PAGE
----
I like A Christmas Carol. I don't love, love, love it. I have found it to be a Christ-less Christmas story. A book that doesn't really focus on the Savior--newborn babe or risen Savior--so much as it focuses on humanity improving and changing and saving themselves. The message to Scrooge isn't, you're a bad man; you need a Savior; consider your eternal soul. The message is whether that even Scrooge, as horrible as he was, can change; he can change the way he lives; he can become a good man, a great man. He can avoid after-life horrors by changing his behavior. That isn't a Christian message.
© 2014 Becky Laney of Becky's Book Reviews
P. D. James (full name Phyllis Dorothy James White) has died. She was 94-years-old.
James (pictured, via) became well-known for her crime novels. Throughout her career, she wrote and published almost two dozen books.
Here’s more from The New York Times: “Many critics and many of her peers have said that by virtue of the complexity of her plots, the psychological density of her characters and the moral context in which she viewed criminal violence, Ms. James even surpassed her classic models and elevated the literary status of the modern detective novel. She is often cited, in particular, for the cerebral depth and emotional sensibilities of Adam Dalgliesh, the introspective Scotland Yard detective and published poet who functions as the hero of virtually all of her novels.” (via BuzzFeed)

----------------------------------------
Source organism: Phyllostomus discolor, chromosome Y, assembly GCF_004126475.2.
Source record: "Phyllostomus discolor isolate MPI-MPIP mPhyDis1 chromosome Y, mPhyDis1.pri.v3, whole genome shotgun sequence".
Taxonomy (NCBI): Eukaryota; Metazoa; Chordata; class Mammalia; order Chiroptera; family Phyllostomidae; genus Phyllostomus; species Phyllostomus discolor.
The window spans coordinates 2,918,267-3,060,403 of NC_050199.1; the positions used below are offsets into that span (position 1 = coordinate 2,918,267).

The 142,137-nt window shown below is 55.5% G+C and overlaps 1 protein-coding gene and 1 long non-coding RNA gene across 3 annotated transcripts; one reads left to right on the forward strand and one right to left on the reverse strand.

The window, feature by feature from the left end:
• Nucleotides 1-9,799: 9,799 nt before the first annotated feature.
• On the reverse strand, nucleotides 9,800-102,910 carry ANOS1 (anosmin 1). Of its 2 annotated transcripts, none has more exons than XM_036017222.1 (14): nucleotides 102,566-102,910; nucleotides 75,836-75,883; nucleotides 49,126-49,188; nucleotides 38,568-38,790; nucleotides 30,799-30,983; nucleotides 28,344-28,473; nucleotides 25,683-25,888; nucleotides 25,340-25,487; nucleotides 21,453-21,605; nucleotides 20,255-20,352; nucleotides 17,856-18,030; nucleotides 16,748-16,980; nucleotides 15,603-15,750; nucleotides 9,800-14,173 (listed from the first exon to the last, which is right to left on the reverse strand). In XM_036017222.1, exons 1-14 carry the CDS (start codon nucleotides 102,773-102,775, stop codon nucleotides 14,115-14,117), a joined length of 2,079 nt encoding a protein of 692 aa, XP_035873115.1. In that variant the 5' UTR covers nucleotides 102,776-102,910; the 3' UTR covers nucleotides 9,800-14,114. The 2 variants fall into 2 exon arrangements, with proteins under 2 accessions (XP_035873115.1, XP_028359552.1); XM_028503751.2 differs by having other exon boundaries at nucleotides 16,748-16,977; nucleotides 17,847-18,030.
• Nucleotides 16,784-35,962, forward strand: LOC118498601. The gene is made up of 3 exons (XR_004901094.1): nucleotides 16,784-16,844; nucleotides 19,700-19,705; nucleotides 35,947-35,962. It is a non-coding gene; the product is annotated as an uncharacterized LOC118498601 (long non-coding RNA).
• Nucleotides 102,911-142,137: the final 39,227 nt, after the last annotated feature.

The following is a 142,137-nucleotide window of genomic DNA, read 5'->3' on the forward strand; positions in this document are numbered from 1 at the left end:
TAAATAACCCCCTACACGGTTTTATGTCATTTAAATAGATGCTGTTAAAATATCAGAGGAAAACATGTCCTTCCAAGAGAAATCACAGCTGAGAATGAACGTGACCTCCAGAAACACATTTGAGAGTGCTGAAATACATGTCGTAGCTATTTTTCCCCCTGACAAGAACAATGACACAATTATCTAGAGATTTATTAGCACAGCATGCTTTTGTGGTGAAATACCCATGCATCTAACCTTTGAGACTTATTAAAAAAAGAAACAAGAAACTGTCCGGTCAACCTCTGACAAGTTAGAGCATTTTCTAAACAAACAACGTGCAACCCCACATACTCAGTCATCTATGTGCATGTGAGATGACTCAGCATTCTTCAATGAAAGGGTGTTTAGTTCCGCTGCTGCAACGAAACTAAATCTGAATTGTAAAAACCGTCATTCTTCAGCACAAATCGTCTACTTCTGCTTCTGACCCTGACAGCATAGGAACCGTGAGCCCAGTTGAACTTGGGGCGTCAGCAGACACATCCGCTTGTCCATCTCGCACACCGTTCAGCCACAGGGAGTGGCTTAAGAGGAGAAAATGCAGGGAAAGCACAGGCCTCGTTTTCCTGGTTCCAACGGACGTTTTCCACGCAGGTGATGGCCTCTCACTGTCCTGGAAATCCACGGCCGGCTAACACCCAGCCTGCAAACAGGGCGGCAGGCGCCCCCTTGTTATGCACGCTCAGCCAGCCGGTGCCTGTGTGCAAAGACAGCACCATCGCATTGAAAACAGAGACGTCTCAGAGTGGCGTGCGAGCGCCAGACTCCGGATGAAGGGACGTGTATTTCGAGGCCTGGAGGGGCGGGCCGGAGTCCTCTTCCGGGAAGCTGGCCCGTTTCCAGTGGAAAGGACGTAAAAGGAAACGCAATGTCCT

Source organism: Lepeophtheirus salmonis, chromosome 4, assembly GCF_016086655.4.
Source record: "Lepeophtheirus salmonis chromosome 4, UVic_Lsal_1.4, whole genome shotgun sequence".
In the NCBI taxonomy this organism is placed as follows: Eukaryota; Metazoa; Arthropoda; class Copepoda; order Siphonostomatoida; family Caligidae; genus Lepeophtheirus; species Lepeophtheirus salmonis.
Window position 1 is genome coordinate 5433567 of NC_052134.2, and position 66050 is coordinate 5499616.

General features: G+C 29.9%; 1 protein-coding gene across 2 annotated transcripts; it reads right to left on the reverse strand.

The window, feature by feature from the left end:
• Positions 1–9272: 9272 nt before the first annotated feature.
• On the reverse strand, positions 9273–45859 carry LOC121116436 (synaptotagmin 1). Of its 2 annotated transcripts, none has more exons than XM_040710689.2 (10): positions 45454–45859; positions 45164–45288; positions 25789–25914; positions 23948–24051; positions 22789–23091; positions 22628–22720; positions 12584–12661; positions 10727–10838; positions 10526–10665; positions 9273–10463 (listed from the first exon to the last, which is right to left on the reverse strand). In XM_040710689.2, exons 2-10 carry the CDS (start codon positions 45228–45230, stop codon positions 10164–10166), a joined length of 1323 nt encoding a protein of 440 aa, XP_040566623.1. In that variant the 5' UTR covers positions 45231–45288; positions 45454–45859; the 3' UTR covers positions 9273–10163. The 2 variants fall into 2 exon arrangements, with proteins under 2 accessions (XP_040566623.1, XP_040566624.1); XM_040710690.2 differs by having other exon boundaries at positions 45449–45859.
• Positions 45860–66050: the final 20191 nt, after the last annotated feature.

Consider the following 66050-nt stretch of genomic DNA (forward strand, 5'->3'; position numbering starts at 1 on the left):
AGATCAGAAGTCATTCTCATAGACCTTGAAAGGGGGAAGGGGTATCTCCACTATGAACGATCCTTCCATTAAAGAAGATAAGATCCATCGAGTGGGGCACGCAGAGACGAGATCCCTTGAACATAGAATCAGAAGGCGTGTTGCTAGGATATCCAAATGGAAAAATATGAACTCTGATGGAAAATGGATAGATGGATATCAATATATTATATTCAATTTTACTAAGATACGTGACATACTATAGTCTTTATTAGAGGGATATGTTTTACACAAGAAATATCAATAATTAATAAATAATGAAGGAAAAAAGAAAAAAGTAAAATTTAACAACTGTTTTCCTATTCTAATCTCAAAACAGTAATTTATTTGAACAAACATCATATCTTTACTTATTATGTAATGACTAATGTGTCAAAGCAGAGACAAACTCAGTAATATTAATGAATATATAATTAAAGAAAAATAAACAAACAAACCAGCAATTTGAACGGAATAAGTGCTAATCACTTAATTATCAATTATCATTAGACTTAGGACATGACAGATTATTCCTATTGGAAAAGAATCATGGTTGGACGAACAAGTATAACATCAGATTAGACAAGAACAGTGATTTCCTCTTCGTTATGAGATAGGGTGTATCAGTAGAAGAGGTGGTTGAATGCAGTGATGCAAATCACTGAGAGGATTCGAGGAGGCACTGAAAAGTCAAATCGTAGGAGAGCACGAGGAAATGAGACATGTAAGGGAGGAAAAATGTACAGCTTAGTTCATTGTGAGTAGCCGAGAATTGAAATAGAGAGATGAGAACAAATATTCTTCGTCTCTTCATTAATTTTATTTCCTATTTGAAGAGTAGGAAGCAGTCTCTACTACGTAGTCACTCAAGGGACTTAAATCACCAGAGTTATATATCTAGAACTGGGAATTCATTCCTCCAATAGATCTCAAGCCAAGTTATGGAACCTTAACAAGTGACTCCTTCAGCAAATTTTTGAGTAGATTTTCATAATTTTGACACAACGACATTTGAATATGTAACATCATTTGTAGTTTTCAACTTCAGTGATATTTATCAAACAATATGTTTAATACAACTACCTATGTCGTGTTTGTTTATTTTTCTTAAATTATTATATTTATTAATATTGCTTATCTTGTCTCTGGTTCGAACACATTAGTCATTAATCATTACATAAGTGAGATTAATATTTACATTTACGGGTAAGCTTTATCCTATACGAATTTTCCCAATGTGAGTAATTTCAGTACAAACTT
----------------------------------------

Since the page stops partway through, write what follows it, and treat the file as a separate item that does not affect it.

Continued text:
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This week, Amazon is hiring an associate publisher, a senior account executive for CPG and a content marketing manager of books, toys and activities for Quidsi. Meanwhile, Skyhorse Publishing is seeking a copyeditor/proofreader and Penguin Random House is on the hunt for a digital archivist. Get the scoop on these openings below, and find additional just-posted gigs on Mediabistro.
Find more great publishing jobs on the GalleyCat job board. Looking to hire? Tap into our network of talented GalleyCat pros and post a risk-free job listing. For real-time openings and employment news, follow @MBJobPost.
New Career Opportunities Daily: The best jobs in media.
Yesterday we went to Thanksgiving dinner at my wife’s parents’ house. There is, in their spacious backyard, a perfect hill for sledding. There was, in the garage, a perfect sheet of plastic to fashion into a toboggan. We slid and spun down the hill again and again, me and my pink-cheeked boy, until the sun set behind the distant trees.